“Anything associated with the archbishop makes me uncomfortable. Everything coming out of the Pennsylvania report, it seems pretty damning. I don’t trust him anymore,” he said. “I’m at a loss.”
Paul Elie, a writer who lectures at Georgetown University’s Berkley Center, thought that after the revelation of the sexual abuse crisis in 2002 and subsequent blows in the years after, he had lost the ability to feel even more disappointment in his church. He was wrong.
“It affects me profoundly,” he said of the recent scandals. “A lot of Catholics, we have to ask whether we have wasted our lives following this model of leadership. At this point, the leadership in this country is not credible. The repeated scandals make it difficult or even impossible to pass the faith on to our kids . . . I think about it every hour.”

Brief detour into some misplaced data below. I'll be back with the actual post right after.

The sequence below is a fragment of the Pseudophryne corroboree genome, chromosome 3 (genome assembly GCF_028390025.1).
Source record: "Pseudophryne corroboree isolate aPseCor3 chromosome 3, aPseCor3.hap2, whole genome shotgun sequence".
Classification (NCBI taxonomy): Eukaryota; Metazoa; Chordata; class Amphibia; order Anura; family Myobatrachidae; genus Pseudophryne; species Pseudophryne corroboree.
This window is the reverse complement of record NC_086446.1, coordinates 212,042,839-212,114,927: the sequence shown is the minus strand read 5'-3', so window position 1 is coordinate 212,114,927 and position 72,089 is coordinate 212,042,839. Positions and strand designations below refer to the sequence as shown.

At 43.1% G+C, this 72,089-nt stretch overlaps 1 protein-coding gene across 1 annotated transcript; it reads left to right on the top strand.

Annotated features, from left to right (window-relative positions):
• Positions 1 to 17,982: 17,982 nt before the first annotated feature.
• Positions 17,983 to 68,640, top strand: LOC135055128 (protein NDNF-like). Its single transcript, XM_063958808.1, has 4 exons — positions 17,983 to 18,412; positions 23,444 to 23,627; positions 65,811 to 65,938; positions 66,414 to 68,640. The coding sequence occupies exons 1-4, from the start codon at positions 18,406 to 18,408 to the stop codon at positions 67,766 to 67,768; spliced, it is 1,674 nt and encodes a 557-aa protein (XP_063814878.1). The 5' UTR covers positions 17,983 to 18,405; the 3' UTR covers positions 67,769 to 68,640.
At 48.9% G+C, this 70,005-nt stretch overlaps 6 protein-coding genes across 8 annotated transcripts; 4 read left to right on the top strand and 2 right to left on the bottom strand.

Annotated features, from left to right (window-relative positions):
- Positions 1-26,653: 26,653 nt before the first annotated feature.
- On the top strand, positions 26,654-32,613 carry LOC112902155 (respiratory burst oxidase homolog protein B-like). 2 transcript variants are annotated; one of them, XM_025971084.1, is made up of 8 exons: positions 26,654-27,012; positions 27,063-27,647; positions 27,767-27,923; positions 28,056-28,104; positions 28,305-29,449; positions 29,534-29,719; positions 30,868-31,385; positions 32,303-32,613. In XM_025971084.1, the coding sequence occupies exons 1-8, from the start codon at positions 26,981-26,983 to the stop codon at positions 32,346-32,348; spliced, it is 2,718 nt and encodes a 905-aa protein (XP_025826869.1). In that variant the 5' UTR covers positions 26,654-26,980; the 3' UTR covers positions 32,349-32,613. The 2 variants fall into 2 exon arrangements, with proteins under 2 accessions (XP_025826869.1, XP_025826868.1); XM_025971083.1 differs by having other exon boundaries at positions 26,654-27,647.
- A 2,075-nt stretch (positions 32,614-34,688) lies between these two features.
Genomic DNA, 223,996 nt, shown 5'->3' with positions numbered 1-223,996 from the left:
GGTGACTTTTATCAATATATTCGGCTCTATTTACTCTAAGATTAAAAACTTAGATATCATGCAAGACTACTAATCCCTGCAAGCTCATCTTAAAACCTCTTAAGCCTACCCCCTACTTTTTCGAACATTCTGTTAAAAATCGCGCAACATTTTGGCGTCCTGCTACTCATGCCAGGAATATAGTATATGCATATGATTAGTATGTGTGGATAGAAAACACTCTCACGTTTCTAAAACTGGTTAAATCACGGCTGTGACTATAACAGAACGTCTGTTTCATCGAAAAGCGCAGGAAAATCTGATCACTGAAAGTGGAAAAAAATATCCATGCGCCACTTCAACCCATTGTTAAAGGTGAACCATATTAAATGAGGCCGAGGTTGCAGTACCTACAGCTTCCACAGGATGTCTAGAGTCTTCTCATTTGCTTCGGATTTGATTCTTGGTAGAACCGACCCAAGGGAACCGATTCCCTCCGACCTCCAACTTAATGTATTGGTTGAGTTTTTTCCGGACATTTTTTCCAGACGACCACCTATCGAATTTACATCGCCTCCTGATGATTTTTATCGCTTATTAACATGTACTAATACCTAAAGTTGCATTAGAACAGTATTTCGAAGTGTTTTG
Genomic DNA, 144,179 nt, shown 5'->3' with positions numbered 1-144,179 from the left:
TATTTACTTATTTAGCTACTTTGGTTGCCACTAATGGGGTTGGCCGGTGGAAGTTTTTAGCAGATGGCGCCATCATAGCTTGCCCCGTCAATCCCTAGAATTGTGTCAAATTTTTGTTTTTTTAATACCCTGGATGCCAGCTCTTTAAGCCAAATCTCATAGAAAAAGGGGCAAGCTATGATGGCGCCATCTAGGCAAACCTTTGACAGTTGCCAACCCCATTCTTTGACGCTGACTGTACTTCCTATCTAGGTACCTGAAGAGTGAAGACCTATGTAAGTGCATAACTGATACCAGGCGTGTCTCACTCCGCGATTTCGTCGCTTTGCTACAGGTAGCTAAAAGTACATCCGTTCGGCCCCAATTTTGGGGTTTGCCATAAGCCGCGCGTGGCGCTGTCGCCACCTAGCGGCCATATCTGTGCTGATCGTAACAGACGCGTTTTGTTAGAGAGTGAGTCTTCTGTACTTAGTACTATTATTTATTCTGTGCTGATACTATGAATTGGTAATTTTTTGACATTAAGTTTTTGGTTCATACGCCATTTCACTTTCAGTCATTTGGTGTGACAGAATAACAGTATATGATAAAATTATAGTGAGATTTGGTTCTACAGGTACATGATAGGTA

The Catholic church has lost more members in recent decades than any other major faith. About 27 percent of former Catholics who no longer identify with a religion cited clergy sexual abuse scandals as a reason for leaving the church, according to Pew research in 2015. And among former Catholics who now identify as Protestant, 21 percent say the sexual abuse scandals were a reason for leaving Catholicism, Pew says.
Even greater numbers of former Catholics say that they left over the church’s teachings on abortion, homosexuality, contraception or women.
Surveys have rarely asked about the Catholic Church’s response to the crisis since 2013, when a Washington Post-ABC News poll found that 78 percent of Catholics disapproved of the way the church had handled the scandal — more than a decade after a Boston Globe investigation prompted the church to overhaul its procedures for rooting out abusive priests.
“It’s almost unsalvageable. The church is in pieces. People have completely separated their faith from the organization,” said Patricia McGuire, president of Trinity Washington University.